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In Buddhist studies, particularly East Asian Buddhist studies, post-canonical Buddhist texts, Buddhist apocrypha or Spurious Sutras and Sastras designate texts that are not accepted as canonical by some historical Buddhist schools or communities who referred to a canon. The term is principally applied to texts that purport to represent Buddhist teaching translated from Indian texts, but were written in East Asia.[1][2]


See also


  1. ^ Muller 1998, p. 63.
  2. ^ 李学竹. (author tr to English: Li Xuezhu). 中国梵文贝叶概况. (title tr to English: The State of Sanskrit Language Palm Leaf Manuscripts in China). 中国藏学 (journal title tr to English: China Tibetan Studies), 2010年第1期增刊 (总90期), pp 55-56 (describes discovery of possibly only extant Sanskrit language manuscript of Śūraṅgama Sūtra in Nanyang Henan China, long speculated to be Buddhist apocrypha by some scholars). [1](in Chinese)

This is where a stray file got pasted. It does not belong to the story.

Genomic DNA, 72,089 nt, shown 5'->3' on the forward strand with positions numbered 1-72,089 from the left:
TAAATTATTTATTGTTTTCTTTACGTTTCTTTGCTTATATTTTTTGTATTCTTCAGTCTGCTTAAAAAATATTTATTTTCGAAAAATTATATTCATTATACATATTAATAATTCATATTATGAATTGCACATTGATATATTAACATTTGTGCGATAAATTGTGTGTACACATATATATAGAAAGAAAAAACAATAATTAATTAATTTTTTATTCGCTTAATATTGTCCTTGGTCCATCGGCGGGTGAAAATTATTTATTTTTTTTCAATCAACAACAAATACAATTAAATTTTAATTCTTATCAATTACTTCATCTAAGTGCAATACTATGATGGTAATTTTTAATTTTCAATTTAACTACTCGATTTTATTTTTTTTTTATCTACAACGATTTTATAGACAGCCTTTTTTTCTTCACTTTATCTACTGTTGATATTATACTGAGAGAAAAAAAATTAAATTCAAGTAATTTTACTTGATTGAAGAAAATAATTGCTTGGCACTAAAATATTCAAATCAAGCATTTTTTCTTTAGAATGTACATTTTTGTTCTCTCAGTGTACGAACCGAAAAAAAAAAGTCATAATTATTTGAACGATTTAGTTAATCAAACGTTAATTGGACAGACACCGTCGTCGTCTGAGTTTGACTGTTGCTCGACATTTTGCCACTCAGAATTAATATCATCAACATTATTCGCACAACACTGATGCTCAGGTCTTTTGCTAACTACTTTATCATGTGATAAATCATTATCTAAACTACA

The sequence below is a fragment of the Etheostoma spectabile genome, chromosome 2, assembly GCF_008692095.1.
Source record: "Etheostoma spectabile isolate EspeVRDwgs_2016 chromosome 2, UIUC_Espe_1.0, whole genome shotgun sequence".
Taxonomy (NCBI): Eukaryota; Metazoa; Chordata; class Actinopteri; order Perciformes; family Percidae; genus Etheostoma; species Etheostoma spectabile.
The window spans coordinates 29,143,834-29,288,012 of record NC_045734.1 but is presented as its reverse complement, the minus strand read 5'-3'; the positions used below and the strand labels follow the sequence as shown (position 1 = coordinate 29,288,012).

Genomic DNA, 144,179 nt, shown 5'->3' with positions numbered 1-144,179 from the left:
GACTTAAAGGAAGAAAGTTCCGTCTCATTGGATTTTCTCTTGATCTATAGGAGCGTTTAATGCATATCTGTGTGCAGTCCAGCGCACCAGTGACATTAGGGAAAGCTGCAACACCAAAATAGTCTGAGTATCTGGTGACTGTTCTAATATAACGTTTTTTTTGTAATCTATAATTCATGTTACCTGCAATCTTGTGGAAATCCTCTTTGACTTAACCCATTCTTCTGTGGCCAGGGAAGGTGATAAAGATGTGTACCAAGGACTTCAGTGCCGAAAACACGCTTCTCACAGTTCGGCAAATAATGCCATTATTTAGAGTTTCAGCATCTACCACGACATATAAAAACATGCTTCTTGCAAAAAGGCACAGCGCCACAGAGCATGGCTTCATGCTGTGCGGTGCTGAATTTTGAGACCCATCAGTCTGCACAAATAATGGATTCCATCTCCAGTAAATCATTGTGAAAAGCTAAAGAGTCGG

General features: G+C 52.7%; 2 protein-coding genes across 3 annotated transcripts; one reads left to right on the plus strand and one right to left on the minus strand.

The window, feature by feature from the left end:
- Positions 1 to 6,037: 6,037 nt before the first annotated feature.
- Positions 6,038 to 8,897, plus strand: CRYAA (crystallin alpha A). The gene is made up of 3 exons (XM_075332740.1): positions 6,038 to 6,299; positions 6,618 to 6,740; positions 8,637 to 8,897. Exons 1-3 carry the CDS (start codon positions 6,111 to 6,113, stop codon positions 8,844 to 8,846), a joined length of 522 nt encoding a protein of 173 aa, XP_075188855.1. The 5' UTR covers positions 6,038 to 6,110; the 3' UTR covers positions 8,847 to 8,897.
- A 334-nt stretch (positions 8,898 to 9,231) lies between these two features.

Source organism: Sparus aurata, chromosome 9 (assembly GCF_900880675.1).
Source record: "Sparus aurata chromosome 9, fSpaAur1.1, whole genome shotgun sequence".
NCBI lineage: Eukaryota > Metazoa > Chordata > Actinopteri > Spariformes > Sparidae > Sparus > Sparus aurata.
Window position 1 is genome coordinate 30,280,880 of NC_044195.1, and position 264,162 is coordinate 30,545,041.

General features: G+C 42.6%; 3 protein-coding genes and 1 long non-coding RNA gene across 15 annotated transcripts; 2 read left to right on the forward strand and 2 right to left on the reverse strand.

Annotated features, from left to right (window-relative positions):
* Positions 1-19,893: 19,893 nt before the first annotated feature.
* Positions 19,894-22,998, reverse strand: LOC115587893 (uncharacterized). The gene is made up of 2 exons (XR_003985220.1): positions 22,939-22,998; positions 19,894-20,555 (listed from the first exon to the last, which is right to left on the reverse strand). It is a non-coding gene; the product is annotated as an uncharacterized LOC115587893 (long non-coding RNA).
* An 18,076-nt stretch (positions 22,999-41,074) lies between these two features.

3. ^ Muller 1998, pp. 68–9.
  4. ^ Muller 1998, p. 69.
  5. ^ Muller 1998, p. 64.


  • Muller, Charles (1998). "East Asian Apocryphal Scriptures: Their Origin and Role in the Development of Sinitic Buddhism". Bulletin of Toyo Gakuen University. 6: 63–76.